Cavalleria Rusticana (score)

Cavalleria Rusticana (score)

  • Composer: Mascagni, Pietro
  • Arranger: Shishikura, Koh
  • Grade: 6
  • Duration: 8:40
  • Genre: Concert Band
  • Publisher: Brain Music
  • Item No: ZOMS-A049A
  • Inventory status: In stock

Flute 1
Flute 2
Piccolo (doubling Flute)
Oboe 1/2
Eb Clarinet
Bb Clarinet 1
Bb Clarinet 2
Bb Clarinet 3
Bb Bass Clarinet
Eb Alto Saxophone 1 (doubling Bb Soprano Saxophone)
Eb Alto Saxophone 2
Bb Tenor Saxophone
Eb Baritone Saxophone

Bb Trumpet 1/2
Bb Trumpet 3
Horn 1/2
F Horn 3/4
Trombone 1/2
Trombone 3
Euphonium (div.)
Tuba (div.)
String Bass


[Percussion 1] Triangle, Snare Drum, Field Drum
[Percussion 2] Crash Cymbals, Bass Drum, Vibraphone
[Percussion 3] Suspended Cymbal, Tambourine
[Percussion 4] Tambourine, Castanets, Chimes
[Percussion 5] Vibraphone, Marimba, Glockenspiel, Xylophone
[Choir] Soprano, Alto, Tenor 1/2, Bass

In 1889, music publisher Edoardo Sonzogno sponsored a competition for young Italian composers who had not yet brought an opera to stage. Cavalleria Rusticana was submitted, winning First Prize. It had ideology, principle, and the emotional extremes embraced by the Italian Verismo movement of the late 19th century, and Mascagni was credited with initiating the opera verismo style. The title means "rustic chivalry", and its beautiful Intermezzo is internationally revered.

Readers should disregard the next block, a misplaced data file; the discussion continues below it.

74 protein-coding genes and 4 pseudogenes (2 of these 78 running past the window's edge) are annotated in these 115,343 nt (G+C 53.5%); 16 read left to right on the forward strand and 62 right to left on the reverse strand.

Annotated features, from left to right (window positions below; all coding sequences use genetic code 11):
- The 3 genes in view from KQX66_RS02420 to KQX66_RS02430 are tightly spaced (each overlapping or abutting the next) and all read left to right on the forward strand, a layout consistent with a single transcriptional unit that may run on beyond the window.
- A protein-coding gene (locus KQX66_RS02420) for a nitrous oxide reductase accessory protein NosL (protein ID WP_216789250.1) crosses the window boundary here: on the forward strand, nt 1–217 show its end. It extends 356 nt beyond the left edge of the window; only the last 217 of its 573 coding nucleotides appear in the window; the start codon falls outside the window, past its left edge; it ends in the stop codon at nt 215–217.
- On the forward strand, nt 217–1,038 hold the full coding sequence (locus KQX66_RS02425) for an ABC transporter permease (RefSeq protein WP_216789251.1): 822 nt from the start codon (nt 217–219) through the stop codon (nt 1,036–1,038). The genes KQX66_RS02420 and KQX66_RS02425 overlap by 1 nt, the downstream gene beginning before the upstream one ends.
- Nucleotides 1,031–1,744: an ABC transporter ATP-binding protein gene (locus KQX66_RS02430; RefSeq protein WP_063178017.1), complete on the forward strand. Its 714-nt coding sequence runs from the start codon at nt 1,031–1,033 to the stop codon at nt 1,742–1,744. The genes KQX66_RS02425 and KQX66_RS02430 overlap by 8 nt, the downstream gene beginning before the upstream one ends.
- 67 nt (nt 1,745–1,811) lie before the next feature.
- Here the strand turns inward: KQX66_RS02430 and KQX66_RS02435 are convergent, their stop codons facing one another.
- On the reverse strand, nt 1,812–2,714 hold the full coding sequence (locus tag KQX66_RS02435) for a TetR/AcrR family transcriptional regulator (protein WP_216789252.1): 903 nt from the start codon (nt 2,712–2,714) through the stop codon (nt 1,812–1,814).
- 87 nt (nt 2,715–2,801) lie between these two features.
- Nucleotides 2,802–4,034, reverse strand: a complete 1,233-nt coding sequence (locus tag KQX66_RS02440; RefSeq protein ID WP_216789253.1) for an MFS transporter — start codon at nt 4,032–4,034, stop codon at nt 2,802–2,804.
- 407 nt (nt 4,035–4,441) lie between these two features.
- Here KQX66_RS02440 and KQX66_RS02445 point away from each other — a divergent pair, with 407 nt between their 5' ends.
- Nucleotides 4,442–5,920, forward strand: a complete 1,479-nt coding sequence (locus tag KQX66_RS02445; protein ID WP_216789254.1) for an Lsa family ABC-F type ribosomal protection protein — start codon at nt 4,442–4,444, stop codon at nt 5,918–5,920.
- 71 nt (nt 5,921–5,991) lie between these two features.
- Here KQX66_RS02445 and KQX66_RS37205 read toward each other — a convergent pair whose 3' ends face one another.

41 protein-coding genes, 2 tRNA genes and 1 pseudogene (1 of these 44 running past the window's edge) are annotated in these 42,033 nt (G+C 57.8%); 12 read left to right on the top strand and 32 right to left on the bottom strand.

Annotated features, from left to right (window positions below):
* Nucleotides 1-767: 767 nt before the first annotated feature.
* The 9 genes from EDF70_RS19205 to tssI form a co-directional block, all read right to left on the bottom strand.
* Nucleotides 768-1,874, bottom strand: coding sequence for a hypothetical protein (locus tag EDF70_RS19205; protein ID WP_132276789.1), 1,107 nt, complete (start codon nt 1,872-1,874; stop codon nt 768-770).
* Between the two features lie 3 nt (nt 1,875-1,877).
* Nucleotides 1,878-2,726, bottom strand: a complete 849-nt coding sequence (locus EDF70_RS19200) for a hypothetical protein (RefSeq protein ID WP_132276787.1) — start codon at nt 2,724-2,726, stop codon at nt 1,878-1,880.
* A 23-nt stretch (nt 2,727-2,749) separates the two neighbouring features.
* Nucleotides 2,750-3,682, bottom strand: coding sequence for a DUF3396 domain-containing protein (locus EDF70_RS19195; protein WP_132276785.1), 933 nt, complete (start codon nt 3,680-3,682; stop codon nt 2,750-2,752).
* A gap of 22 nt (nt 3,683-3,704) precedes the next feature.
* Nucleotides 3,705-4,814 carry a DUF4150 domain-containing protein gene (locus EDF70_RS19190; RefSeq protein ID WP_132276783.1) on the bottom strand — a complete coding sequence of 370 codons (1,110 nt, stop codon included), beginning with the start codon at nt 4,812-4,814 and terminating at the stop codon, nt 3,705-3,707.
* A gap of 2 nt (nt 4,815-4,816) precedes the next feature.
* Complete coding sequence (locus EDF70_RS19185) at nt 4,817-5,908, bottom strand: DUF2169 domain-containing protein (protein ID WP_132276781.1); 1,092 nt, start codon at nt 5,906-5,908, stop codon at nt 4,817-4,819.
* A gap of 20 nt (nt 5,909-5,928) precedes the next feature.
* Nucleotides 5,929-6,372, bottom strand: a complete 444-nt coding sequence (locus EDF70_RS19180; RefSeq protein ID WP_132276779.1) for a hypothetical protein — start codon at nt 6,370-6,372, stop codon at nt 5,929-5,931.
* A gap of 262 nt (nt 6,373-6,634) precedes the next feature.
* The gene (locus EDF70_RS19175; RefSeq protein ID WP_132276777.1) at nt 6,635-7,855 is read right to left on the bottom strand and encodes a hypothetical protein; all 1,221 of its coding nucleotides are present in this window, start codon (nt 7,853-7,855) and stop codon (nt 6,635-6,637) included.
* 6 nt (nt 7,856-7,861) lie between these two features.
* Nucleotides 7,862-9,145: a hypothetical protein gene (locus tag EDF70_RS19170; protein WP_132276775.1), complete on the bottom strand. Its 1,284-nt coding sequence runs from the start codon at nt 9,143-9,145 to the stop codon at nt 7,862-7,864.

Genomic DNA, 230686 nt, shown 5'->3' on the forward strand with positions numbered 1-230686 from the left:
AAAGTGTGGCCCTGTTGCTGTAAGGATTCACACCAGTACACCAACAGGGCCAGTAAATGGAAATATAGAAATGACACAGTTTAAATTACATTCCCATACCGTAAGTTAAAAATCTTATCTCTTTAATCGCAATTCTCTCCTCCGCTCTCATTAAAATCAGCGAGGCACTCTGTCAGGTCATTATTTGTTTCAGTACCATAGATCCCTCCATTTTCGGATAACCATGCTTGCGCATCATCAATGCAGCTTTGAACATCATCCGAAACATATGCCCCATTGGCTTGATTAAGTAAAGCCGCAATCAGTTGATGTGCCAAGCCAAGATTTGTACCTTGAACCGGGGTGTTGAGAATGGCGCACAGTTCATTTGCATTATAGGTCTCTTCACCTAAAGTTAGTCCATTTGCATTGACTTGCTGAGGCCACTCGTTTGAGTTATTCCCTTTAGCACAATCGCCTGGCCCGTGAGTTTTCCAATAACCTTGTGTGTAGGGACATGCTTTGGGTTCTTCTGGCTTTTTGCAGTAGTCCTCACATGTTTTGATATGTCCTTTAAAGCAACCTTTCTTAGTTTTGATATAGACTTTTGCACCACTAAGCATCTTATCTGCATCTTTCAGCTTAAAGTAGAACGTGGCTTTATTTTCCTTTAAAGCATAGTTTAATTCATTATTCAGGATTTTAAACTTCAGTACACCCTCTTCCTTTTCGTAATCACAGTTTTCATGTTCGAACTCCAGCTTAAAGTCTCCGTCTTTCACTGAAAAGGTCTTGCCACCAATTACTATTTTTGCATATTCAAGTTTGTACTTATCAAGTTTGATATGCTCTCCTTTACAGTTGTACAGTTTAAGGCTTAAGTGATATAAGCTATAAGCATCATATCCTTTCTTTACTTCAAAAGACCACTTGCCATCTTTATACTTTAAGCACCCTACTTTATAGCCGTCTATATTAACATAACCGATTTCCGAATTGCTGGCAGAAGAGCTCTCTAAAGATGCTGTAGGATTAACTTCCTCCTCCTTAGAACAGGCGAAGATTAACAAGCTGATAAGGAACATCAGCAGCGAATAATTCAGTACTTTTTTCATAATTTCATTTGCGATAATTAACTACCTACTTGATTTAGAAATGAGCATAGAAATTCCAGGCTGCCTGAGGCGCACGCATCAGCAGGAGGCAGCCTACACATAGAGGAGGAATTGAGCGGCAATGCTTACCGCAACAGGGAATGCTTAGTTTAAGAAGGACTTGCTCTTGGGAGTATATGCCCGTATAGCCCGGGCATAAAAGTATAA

In the story, Turiddu, a young villager in Sicily, returns from military service to find his fiancée Lola married to Alfio, the prosperous village teamster. In revenge, Turiddu seduces Santuzza, a young woman in the village. As the opera begins, Lola, overcome by her jealousy of Santuzza, has begun an adulterous affair with Turiddu.

The arrangement includes three excerpts from the original opera. It starts with a prelude describing a calm Easter morning, followed by a trumpet solo used for Turiddu's Aria Siciliana, sung offstage in the opera. Next is Brindisi, Viva il vino spumeggiante - cheerful festival music. Introduced by sacred bells, a beautiful vocal prayer scene restates the original Intermezzo theme at the start of Scena e Preghiera which dynamically moves from the saxophones to the full ensemble. Ultimately the memorable Intermezzo motif returns as a coda for the grand finale.

(Koh Shishikura)

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